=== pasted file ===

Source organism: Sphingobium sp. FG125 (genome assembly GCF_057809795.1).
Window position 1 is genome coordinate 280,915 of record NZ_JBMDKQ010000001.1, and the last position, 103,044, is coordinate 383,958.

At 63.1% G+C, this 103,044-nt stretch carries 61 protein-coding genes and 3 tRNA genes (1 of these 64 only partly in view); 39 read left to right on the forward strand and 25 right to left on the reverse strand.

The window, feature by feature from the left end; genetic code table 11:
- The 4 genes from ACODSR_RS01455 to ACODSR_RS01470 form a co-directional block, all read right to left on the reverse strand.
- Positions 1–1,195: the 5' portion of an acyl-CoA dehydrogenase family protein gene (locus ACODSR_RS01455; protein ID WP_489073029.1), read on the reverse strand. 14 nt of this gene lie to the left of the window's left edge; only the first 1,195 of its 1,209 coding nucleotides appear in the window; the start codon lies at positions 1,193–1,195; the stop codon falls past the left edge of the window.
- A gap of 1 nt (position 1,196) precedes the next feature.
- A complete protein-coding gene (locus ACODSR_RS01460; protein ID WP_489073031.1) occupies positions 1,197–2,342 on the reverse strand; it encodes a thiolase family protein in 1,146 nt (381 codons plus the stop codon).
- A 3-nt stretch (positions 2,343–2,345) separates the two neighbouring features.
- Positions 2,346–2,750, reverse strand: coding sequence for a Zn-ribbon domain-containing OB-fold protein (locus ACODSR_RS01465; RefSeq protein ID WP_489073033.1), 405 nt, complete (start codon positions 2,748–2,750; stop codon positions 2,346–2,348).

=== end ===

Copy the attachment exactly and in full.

Source organism: Sphingobium sp. FG125 (genome assembly GCF_057809795.1).
Window position 1 is genome coordinate 280,915 of record NZ_JBMDKQ010000001.1, and the last position, 103,044, is coordinate 383,958.

At 63.1% G+C, this 103,044-nt stretch carries 61 protein-coding genes and 3 tRNA genes (1 of these 64 only partly in view); 39 read left to right on the forward strand and 25 right to left on the reverse strand.

The window, feature by feature from the left end; genetic code table 11:
- The 4 genes from ACODSR_RS01455 to ACODSR_RS01470 form a co-directional block, all read right to left on the reverse strand.
- Positions 1–1,195: the 5' portion of an acyl-CoA dehydrogenase family protein gene (locus ACODSR_RS01455; protein ID WP_489073029.1), read on the reverse strand. 14 nt of this gene lie to the left of the window's left edge; only the first 1,195 of its 1,209 coding nucleotides appear in the window; the start codon lies at positions 1,193–1,195; the stop codon falls past the left edge of the window.
- A gap of 1 nt (position 1,196) precedes the next feature.
- A complete protein-coding gene (locus ACODSR_RS01460; protein ID WP_489073031.1) occupies positions 1,197–2,342 on the reverse strand; it encodes a thiolase family protein in 1,146 nt (381 codons plus the stop codon).
- A 3-nt stretch (positions 2,343–2,345) separates the two neighbouring features.
- Positions 2,346–2,750, reverse strand: coding sequence for a Zn-ribbon domain-containing OB-fold protein (locus ACODSR_RS01465; RefSeq protein ID WP_489073033.1), 405 nt, complete (start codon positions 2,748–2,750; stop codon positions 2,346–2,348).